Beloveds of the Mountain Sky Conference,
Earlier this week, I was angered by the news accounts of what happened when a bus was pulled over by Georgia police for an alleged traffic violation. The bus was chartered for Delaware State University, an historically black college, and was filled with women’s lacrosse team members (most of whom were black), returning home after playing their final game in Florida.
The traffic stop quickly turned into a drug search, as sheriffs began rifling through the women’s luggage. There was no warrant, no reason presented. The women later told their story and how traumatized the stop was for them. I remember feeling incensed by the sheriffs’ violation of these women’s personal property. No traffic ticket was given, and no drugs were found. However, a group of black women were subject to harassing behavior and left with trauma because of racial profiling.
Last night I returned to the Denver area to learn of the Buffalo supermarket shooting. An 18-year-old man armed with an assault weapon and full tactical gear opened fire in a supermarket in Buffalo, NY, killing 10 people and wounding 3 others. This act of domestic terrorism was racially motivated, fueled by hate and fear found in white supremacist theories. The shooter was methodical in his planning, studying demographics of his region before finding the community with the largest concentration of African Americans. He then travelled more than three hours in order to kill and maim.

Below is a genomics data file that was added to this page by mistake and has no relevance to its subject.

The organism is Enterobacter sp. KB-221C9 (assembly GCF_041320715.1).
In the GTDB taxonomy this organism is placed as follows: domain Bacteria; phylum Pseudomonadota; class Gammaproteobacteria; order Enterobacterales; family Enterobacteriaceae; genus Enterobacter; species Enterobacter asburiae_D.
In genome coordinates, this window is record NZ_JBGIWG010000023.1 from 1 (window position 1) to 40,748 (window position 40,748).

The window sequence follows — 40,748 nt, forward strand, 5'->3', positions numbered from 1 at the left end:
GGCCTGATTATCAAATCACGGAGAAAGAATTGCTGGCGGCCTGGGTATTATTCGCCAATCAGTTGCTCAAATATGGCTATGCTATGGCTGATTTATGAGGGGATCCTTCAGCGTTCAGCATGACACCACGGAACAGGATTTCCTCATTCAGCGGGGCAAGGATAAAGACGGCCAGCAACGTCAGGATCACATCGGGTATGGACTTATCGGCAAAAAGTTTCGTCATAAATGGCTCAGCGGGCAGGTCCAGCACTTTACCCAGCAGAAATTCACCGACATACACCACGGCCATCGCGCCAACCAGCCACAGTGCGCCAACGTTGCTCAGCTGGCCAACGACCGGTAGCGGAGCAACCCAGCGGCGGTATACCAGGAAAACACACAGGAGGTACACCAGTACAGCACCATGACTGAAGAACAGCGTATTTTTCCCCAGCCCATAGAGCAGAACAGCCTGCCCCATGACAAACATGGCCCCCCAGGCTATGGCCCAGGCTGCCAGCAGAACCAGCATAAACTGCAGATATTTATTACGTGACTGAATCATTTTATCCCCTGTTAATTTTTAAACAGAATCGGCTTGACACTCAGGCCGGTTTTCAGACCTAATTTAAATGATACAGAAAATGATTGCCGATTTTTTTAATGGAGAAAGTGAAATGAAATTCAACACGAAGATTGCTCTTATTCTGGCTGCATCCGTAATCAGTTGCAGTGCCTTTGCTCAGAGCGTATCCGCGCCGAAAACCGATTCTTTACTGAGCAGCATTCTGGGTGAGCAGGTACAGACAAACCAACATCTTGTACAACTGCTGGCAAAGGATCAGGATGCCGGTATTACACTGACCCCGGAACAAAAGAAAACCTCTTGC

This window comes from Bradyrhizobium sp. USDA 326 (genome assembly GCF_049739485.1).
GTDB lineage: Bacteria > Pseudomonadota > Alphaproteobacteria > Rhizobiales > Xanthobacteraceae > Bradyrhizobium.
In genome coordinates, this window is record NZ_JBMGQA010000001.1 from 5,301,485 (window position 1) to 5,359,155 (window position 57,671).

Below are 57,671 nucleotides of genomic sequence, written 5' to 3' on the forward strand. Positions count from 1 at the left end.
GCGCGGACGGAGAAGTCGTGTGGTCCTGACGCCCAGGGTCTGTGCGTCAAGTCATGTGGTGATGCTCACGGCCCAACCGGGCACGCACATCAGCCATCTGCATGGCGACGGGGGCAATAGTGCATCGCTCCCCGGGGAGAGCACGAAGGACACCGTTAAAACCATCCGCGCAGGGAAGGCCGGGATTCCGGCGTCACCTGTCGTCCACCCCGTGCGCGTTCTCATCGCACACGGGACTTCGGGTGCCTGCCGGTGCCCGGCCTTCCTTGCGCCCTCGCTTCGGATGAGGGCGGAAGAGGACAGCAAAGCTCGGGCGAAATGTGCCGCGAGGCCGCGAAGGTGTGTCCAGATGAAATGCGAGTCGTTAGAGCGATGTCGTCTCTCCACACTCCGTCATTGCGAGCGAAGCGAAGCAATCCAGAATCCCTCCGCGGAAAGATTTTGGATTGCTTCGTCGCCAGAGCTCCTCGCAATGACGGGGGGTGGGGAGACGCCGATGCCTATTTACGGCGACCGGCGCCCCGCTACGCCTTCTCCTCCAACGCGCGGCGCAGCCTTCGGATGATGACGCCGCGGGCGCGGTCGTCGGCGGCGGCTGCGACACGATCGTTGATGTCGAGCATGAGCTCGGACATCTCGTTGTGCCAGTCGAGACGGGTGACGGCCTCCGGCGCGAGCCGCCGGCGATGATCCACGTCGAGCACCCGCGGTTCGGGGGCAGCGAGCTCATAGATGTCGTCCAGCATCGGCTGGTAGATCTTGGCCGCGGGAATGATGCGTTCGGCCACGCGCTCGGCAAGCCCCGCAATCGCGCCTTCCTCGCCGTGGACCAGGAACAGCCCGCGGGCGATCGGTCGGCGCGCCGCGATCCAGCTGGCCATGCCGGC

It is not only the people of Buffalo who are now recovering from this heinous act. African Americans across our nation are again retraumatized as old messages, wounds, and violence resurface in the face of the shooting.
We have been praying for an end for a war a half a world away, seeing the impact of bloody violence on the lives of everyday people in the Ukraine. But we have failed to see, acknowledge, and deal with a war within our own borders that has been going on for hundreds of years. The war that has been waged through the teaching and support systems of white supremacy has left untold casualties in communities of color.
It is time for we who follow Jesus to wage peace against this bloody war. It is time for us to live into our baptismal covenant, to “resist evil, injustice, and oppression in whatever forms they present themselves”. It is time for us to learn our nation’s history fully—the good as well as the parts that are hard to study. It is time for us to speak out, stand up, and challenge racist speech, policy, and actions. It is time for us to dismantle racism.
The stench, stain and sin of racism is all around us. Disciples of Jesus, may we not fall into a slumber that denies this reality. May we rise with Love’s power and do all we can so that no one need to walk in fear because of the color of their skin.
Bishop Karen P. Oliveto